By Romer Cherubim
From the days of slavery to the time of segregation in the South to more recently, events involving police brutality, African Americans have always been an oppressed minority in the United States.
It was therefore a welcome relief for them when a man came along, who showed them that they could succeed in white America regardless of their skin tone. That person was OJ Simpson, an American Football player turned actor turned all round celebrity. OJ transcended race and was the “go to guy” for marketing products from cars to soft drinks. Unfortunately, Mr. Simpson was not as successful in his romantic life, ultimately being charged for the murder of his second wife Nicole Brown Simpson and Ron Goldman. Although OJ was acquitted of both murders at trial, he was subsequently arrested in 2007 for armed robbery and kidnapping, and then sentenced to 33 years imprisonment in 2008.
OJ Simpson’s reversal of fortune mirrors that of Bill Cosby, a 79 year old veteran actor, most widely known for his hit TV series “The Cosby Show” in the 1980s. Again, white American society feted Cosby. He was affectionately called “America’s Dad” for his portrayal of Dr. Cliff Huxtable, the lovable head of an upper middle-class African American family, living in New York. Cosby was also given a star on the prestigious Hollywood Walk Of Fame. As with OJ Simpson though, Cosby had trouble in his relationships with women and has been accused by multiple women of drug facilitated sexual assault, spanning decades. Cosby is currently on trial for indecent sexual assault of a woman and faces living his final years in prison if convicted.
The message from these tragic stories seems to be that celebrity is a fickle thing. You are everybody’s hero one minute and then a villain the next. Like most things in life, celebrity can be abused. While fame gives people enormous privileges, it often gives those who have it, the feeling that they are untouchable. Some famous people believe that they can do anything and escape liability for their actions. Of course, those, who think this way, normally get their comeuppance; but at what cost to those they have wronged?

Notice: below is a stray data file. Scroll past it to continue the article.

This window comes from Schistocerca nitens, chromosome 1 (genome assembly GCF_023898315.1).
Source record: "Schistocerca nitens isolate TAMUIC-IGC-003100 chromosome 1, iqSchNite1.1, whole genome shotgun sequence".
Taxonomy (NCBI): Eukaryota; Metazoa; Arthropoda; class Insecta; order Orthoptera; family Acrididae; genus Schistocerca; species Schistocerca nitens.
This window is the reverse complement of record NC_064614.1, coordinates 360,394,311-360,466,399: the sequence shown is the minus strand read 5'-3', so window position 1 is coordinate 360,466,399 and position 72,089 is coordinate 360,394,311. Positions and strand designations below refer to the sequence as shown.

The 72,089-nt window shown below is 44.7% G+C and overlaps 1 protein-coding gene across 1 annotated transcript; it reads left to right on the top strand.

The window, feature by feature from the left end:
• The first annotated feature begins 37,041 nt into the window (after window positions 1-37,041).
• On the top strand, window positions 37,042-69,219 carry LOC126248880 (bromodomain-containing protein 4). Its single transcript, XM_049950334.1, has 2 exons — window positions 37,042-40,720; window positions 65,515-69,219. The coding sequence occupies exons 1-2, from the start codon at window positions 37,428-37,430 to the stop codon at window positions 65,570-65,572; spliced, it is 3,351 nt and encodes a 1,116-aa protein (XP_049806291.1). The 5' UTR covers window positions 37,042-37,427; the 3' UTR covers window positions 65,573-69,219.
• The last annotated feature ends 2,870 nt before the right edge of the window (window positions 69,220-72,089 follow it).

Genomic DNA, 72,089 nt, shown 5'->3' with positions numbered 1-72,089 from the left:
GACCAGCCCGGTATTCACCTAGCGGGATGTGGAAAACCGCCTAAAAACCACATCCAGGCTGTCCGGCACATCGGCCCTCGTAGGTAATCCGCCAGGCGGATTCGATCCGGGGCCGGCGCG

In an African American context, it is however understandable for those black Americans, who are thrust into the public spotlight and receive acclaim, to be unsure as to how to handle the power that this recognition gives them. After all, when you have been downtrodden for so long, it is only natural for you to perhaps not fully rationalise the influence that popularity gives you. This does not excuse improper conduct, but should be borne in mind before we rush to judgment.
Further, we must also reflect on white America’s possible role in bringing down African American heroes. Is American society somehow complicit in black Americans’ falls from grace by giving these people too much “of a good thing” in the knowledge that they will not be able to handle their fame? More than this, is white American society trying to send a message to African Americans that they should know “their station in life”? If this assessment that black lives matter less than white ones, that is surely every bit as bad as the slavery in America in the 18th and 19th Centuries.
OJ Simpson is up for parole this year and could be released from prison as early as this October. Is it not ironic that just as one African American icon receives possible redemption, another may go the opposite way? Bill Cosby’s trial is scheduled to last 2 weeks, having started on 5 June. Is this timing a twist of fate or America’s way of reminding black Americans who is boss?